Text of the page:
Tips For Starting A Running Program

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Scott:  I'm talking with Dick Beardsley here today. Happy to have you, and
no doubt a running marathon icon. You run a lot of races still. You
organize a lot of races. If somebody wants to get started in running, and a
lot of people say, "I just can't do it," how do you get started and take
those first couple steps?

Dick:  Well, that's the thing, Scott, is getting started. That's the
biggest and hardest part of a running program is getting started. A lot of
people get all gung-ho after the first of the year. They're going to change
their lives and get healthy again, and they start on this program, but
they're not willing to go from point A to point B. They want to go from
point A to point Z right away.

What happens is they end up getting injured or the soreness kicks in and
they're thinking, "Gosh, my friend says this running makes me feel so good
and I'm more tired and sore than I've ever been." It takes about six weeks
to kind of get over that hump.

Scott:  Okay.

Dick:  Once you get over that hump, then you start realizing that it does
make you feel better, that you do have more energy, but the key is to start
out slow. If you haven't done anything for a while, start out walking and
then just brisk walking. Then alternate a little walking and running. If
you do it slow and take it a little bit at a time, pretty soon you'll be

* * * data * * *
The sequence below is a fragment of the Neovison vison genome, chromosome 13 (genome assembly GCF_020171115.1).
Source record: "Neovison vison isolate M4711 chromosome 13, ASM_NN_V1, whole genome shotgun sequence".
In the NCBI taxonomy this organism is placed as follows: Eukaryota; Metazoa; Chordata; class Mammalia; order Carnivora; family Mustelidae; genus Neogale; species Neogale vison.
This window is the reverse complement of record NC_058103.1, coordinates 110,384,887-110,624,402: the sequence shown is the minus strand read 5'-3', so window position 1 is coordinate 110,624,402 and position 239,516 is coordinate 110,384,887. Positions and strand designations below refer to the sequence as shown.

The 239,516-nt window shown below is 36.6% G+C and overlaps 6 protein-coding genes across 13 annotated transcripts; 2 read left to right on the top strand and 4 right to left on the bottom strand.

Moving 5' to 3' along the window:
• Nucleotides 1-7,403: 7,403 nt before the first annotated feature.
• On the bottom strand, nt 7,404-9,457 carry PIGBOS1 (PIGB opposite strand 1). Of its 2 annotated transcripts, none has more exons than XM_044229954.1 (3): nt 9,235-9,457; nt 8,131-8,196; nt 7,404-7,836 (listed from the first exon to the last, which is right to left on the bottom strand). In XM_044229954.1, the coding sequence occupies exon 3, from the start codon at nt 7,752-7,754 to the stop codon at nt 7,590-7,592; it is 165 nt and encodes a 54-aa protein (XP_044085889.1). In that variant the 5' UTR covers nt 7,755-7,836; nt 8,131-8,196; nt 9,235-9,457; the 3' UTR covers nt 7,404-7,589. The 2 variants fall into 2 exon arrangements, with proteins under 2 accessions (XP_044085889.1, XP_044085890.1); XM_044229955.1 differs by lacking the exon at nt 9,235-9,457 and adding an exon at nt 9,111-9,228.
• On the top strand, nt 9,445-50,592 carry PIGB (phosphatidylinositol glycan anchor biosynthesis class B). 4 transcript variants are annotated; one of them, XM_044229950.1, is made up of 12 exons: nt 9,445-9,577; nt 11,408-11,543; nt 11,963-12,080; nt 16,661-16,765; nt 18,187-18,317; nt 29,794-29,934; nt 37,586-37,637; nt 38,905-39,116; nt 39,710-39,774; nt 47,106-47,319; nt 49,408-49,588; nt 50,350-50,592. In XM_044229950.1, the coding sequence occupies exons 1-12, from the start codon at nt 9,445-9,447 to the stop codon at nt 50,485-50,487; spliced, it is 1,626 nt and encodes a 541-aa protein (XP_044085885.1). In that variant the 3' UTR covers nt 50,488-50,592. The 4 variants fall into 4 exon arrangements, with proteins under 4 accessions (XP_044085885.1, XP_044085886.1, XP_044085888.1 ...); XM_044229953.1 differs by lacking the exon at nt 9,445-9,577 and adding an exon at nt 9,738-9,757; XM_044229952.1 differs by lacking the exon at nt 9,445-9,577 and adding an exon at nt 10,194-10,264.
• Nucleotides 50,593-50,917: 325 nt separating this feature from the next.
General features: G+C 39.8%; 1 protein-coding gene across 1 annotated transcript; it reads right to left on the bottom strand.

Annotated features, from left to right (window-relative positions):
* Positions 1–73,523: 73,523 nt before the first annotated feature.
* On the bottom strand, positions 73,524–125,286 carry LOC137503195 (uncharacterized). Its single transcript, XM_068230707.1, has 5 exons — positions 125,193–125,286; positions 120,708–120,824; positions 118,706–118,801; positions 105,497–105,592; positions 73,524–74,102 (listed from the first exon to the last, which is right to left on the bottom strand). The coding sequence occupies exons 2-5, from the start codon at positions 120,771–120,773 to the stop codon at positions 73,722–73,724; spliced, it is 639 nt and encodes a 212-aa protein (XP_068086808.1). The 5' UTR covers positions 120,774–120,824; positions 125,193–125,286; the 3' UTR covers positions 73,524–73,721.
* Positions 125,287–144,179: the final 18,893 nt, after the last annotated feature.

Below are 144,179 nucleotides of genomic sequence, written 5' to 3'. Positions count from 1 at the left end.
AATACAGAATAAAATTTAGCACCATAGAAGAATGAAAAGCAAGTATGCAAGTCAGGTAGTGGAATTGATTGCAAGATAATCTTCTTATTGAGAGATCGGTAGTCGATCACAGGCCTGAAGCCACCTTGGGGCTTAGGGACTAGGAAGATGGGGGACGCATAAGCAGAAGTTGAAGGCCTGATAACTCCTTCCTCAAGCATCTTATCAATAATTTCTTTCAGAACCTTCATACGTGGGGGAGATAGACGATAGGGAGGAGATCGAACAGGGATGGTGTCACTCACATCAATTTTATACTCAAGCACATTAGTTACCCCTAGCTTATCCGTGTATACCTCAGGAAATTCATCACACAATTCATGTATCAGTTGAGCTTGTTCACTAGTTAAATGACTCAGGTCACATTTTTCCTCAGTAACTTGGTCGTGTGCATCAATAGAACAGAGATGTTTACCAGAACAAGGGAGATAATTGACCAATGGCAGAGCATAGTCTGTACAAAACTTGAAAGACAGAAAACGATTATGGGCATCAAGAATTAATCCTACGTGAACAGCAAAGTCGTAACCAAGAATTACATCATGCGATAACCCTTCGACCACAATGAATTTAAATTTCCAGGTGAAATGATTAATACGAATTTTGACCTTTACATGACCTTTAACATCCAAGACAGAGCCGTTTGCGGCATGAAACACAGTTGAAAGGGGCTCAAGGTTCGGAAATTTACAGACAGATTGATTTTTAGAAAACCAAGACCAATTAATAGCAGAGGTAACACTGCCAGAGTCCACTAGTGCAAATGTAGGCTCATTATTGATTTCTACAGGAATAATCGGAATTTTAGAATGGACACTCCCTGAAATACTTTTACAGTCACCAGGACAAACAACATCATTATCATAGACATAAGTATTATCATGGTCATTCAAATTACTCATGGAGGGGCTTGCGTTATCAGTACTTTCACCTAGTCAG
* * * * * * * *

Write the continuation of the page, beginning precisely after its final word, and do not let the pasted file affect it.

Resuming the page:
doing more running than walking and then next thing you know you're signing
up for the local 5K and, boom, you're hooked.

Scott:  A lot of people this time of year - and we're doing this interview
the third day of January, so the New Year's resolutions are still in high
gear. When you see people starting out, what do you notice? I mean, is this
a good exercise to lose weight, either walking or running?

Dick:  Yeah, running or walking. You basically burn about 100 calories per
mile whether you run or walk. Now, the thing is, obviously walking is going
to take you a little longer to cover a mile than it will be running. But
for some people that are older or really don't want to run but they can
walk, especially now in the winter time in the icy conditions, I know you
can go up to the mall and they open it up early. You go up there in the
morning and you see all the people that walk laps in there.

They meet people they've never known before and pretty soon they become
good friends, so the walking and running is... What you get for the bang
for your buck as far as burning calories is probably about one of the best
things that there is. You're going to burn calories quite efficiently and
plus your legs are going to tone up. If you use your arms - and that's part
of it. Try running or walking with your arms at your side and you'll
realize how important the arms are.

Scott:  Sure.

Dick:  It's a great way to increase your metabolism, burn the calories and
get in pretty good shape.

Dick Beardsley is perhaps best known for his second place finish in the 1982 Boston Marathon. He continues to run today despite numerous injuries and overcoming an addiction. In this video, he has some tips on how to get a walking or running program started.

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